The Senate passed legislation Wednesday to bar the CIA from using harsh interrogation methods including waterboarding, a simulated drowning technique denounced by rights groups as torture.
The Democratic-led Senate voted 51-45 in favor of a bill calling for the Central Intelligence Agency to adopt the US Army Field Manual, which forbids waterboarding and other types of coercive interrogation methods.
In John McCain, congressional Republicans are grappling with the notion of a presidential nominee most didn't expect or want.
Now, struggling under a raft of retirements that has dimmed their chances of regaining control of the House and Senate, Republicans are coming to terms with the idea of the Arizona senator at the top of their ticket in November.
That faint crumbling sound coming from the Pentagon appears to be heralding the beginning of the end of the controversial "don't ask, don't tell" policy on gays in the military. Or at least the end of its diligent enforcement.
It's been more than a year since Army Sgt. Darren Manzella told his superiors that he was gay, and nearly two months since he told his story on "60 Minutes." So far, the medic -- who spent a year in Iraq -- continues to serve without penalty.
Rep. Tom Lantos, who as a teenager twice escaped from a Nazi-run forced labor camp in Hungary and became the only Holocaust survivor to win a seat in Congress, has died. He was 80.
Spokeswoman Lynne Weil said Lantos, a Californian, died early Monday at the Bethesda Naval Medical Center in suburban Maryland. He was surrounded by his wife, Annette, two daughters, and many of his 17 grandchildren and two great-grandchildren.
Annette Lantos said in a statement that her husband's life was "defined by courage, optimism, and unwavering dedication to his principles and to his family."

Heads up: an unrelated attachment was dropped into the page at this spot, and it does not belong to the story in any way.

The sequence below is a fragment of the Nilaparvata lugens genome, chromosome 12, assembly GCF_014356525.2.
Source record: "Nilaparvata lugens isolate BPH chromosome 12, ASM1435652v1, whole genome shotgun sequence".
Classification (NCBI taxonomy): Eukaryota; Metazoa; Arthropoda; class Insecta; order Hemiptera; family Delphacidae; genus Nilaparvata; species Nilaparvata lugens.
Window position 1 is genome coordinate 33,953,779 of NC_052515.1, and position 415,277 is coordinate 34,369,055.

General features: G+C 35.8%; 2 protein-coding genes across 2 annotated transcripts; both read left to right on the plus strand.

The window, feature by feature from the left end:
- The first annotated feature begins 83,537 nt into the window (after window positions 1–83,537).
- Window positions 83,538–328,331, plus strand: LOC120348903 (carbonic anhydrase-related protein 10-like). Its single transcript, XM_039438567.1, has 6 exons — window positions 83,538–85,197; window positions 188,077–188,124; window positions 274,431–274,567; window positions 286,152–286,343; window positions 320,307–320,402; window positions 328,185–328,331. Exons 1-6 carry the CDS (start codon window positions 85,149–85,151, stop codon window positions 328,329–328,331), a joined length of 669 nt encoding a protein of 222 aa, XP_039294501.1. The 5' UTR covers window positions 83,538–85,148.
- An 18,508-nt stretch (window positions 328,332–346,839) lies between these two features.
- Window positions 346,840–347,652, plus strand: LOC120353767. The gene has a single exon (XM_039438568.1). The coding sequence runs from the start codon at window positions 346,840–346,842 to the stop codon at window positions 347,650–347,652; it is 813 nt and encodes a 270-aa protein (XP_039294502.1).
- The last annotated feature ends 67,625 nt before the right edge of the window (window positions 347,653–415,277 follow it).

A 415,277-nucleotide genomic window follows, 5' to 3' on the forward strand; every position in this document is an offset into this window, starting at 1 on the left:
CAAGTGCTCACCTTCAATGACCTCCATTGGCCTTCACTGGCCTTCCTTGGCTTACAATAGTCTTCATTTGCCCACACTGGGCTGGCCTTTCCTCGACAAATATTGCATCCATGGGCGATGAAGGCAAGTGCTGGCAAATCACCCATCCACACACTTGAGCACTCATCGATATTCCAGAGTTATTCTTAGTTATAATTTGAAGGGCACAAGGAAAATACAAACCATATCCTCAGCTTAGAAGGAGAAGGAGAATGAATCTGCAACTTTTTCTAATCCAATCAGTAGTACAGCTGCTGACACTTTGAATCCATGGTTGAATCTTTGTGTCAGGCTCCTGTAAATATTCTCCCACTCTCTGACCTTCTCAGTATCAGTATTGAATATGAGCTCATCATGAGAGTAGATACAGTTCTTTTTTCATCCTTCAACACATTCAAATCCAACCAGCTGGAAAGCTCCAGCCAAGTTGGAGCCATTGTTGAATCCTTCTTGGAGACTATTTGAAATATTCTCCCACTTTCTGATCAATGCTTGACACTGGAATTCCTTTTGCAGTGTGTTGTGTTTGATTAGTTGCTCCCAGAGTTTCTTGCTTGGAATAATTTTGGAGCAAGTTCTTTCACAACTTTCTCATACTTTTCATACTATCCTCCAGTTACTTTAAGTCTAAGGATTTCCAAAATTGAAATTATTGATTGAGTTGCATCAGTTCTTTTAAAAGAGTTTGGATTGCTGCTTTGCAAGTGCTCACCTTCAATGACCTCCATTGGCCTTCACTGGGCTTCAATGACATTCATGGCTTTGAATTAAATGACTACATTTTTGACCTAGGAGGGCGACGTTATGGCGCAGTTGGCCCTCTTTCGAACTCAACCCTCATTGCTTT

While America's super-sized attention was diverted and divided among the superlatives of Super Bowl Sunday and Super Tuesday, Official Washington began playing its favorite old parlor game: Liar's Poker -- also known as the old budget game.
On Monday, with all the non-fanfare of an errant husband tiptoeing home after a bad boys' night out, President Bush lamely gave Congress his lame-duck, legacy-lap budget. It was the first to break the $3 trillion mark. But the most crucial parts of Bush's budget were written in two types of ink: red and disappearing.
Democrats, already looking ahead to the next White House occupant, quickly relegated President Bush's final budget to the ash bin of history, saying his proposals to rein in spending on programs are untenable and won't happen.
Even the top Republican on the Senate Budget Committee, Sen. Judd Gregg of New Hampshire, invoked a note of reality. "Let's face it. This budget is done with the understanding that nobody's going to be taking a long, hard look at it."
Even as President Bush cautioned against loading up the stimulus bill, the Senate was loading it up.
In a rare display of cooperation, indicating that in the eighth year of Bush's presidency there may still be hope for bipartisanship, the White House and House Democrats agreed on a $146 billion bill consisting largely of tax rebates. The idea was for a clean, simple bill and quick passage.
Washington wanted to show America and the world that it could act quickly and decisively in the face of a potential panic. And it seems to have succeeded -- one hopes more than temporarily -- in stabilizing the American markets and reassuring the foreign markets.
Fed chairman Ben Bernanke arrived at his office early Monday morning and by late afternoon had engineered a record one-day rate cut, down three-quarters of a percentage point to 3.5 percent. It was indeed dramatic, as intended.
In a speech on politicians and the press, Sen. Claire McCaskill, D-Mo., told a group of journalists that intensive scrutiny was all very well, but from time to time "try to catch us doing something good."
McCaskill is one of a brave -- some would say foolhardy -- band of lawmakers who have voluntarily renounced earmarks, or, to use the less polite term, personal pork projects, a popular system for using federal tax dollars to please the people back home.
A White House chart indicates no e-mail was archived on 473 days for various units of the Executive Office of the President, a House committee chairman says.
Rep. Henry Waxman, D-Calif., says a White House spokesman's comments suggesting no e-mail had disappeared conflicted with what congressional staffers were told in September.
On Thursday night, Waxman said he was scheduling a hearing for Feb. 15 and challenged the White House to explain spokesman Tony Fratto's remark that "we have absolutely no reason to believe that any e-mails are missing."